Use this URL to cite or link to this record in EThOS: http://ethos.bl.uk/OrderDetails.do?uin=uk.bl.ethos.545402
Title: Voluntary environmental programmes in the developing world : an examination of the ISO 14001 environmental management system certification in Thailand
Author: Tambunlertchai, Kanittha
Awarding Body: University of Cambridge
Current Institution: University of Cambridge
Date of Award: 2011
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Abstract:
This dissertation studies one of the newest tools in environmental policy in the developing world context - that of voluntary environmental programmes (VEPs). Developed and promoted in the past few decades by policy practitioners looking to regulate environmental pollution without saddling enterprises and governments with high regulatory costs, VEPs remain vastly under-studied, especially when compared with market instruments and the long-standing command and control approach. Fundamental questions such as who the likely participants are, why firms would voluntarily take on added costs of environmental improvement, and whether any financial and environmental benefits arise from participation remain largely unanswered. This gap in the literature is particularly severe for the case of developing countries. While VEPs in general and ISO 14001 in particular have rapidly increased across the developing world, the understanding of their implications in the academic literature trail far behind. This dissertation aims to fill some of this gap in the existing literature by using unique firm level data and applying rigorous empirical micro-econometric methods to analyse the adoption of the ISO 14001 international voluntary scheme in Thailand. The study focuses on three core manufacturing industries - food and beverages, textiles and wearing apparel, and electronics and electrical appliances, chosen to represent three main types of manufacturing activities in the country. The study finds that both macroeconomic and industry-specific factors influence firms' participation in the ISO 14001 scheme. It also finds that the degrees of environmental impact from programme adoption vary by industry, and that although participation in the programme requires non-trivial commitments of the firm's resources, participating firms are not placed at a financial disadvantage when compared with non-adopting firms.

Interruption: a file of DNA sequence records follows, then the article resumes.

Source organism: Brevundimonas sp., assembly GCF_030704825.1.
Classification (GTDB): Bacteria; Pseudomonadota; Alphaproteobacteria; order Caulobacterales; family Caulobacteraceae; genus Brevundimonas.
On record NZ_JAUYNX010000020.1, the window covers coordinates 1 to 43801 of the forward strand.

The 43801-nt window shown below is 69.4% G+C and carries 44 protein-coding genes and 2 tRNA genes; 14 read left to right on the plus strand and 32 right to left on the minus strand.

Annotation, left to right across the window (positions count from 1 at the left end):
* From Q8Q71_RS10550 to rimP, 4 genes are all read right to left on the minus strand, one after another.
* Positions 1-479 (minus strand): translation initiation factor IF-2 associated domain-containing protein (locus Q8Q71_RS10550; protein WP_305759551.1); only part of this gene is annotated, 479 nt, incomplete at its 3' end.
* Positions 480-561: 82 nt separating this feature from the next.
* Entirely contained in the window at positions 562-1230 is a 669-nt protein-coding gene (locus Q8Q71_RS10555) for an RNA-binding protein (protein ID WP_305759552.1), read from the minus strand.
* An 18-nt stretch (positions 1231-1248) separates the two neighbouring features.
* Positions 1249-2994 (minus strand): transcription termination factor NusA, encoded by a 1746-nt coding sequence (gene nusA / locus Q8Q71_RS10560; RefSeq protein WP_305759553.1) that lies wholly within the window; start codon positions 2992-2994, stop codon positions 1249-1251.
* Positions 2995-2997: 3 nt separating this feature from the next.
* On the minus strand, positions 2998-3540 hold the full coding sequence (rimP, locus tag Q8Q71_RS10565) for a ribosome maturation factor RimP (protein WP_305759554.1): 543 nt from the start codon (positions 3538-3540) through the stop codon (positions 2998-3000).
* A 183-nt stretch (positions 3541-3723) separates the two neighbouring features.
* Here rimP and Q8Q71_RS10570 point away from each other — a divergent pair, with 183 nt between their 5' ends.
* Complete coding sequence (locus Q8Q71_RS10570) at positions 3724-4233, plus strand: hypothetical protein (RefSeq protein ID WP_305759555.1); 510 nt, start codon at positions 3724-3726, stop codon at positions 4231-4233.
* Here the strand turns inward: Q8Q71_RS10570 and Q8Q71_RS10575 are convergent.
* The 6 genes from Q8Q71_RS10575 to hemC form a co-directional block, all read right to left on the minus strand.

Supervisor: Kontoleon, Andreas Sponsor: Not available
Qualification Name: Thesis (Ph.D.) Qualification Level: Doctoral
EThOS ID: uk.bl.ethos.545402  DOI: Not available
Keywords: Voluntary mechanism ; Environmental management systems ; ISO 14001 ; Environmental impacts ; Developing countries ; Thailand ; Environmental impact of manufacturing industries ; Food and beverages ; Textiles and wearing apparel ; Electronics and electrica
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